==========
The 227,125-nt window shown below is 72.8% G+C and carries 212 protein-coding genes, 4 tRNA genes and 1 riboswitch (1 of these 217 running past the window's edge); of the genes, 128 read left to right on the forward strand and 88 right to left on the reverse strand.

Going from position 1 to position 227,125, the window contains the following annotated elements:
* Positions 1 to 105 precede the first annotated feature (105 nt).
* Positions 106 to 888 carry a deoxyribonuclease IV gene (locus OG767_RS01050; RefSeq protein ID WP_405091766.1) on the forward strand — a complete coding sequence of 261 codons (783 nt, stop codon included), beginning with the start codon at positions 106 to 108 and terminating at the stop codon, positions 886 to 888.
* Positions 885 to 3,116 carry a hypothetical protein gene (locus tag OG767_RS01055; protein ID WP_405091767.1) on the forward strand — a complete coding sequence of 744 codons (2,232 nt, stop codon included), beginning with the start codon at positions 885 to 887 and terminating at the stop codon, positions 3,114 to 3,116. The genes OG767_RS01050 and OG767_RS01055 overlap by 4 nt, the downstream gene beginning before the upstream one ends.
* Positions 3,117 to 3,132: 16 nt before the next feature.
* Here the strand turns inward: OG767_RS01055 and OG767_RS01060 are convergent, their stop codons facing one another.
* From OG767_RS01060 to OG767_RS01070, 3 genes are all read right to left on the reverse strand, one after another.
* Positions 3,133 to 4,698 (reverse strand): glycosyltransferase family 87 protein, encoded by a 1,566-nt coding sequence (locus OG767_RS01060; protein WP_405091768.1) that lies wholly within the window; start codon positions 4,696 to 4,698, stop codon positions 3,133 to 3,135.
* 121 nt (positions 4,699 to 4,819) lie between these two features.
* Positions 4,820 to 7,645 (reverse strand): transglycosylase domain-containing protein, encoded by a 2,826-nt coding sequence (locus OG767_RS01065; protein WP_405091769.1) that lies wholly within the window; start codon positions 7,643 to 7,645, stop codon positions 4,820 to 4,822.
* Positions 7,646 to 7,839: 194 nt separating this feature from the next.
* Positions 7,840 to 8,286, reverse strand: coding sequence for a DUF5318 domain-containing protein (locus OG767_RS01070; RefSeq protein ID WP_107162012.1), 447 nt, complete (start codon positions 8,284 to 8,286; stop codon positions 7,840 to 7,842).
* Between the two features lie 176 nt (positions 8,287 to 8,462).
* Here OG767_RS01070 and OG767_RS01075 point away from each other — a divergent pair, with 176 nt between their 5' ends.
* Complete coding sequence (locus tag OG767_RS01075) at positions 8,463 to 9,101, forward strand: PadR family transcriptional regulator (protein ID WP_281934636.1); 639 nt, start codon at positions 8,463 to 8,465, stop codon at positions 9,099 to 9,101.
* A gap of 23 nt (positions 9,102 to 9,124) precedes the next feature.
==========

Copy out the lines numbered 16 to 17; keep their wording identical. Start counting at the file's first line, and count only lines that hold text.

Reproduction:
* Complete coding sequence (locus tag OG767_RS01075) at positions 8,463 to 9,101, forward strand: PadR family transcriptional regulator (protein ID WP_281934636.1); 639 nt, start codon at positions 8,463 to 8,465, stop codon at positions 9,099 to 9,101.
* A gap of 23 nt (positions 9,102 to 9,124) precedes the next feature.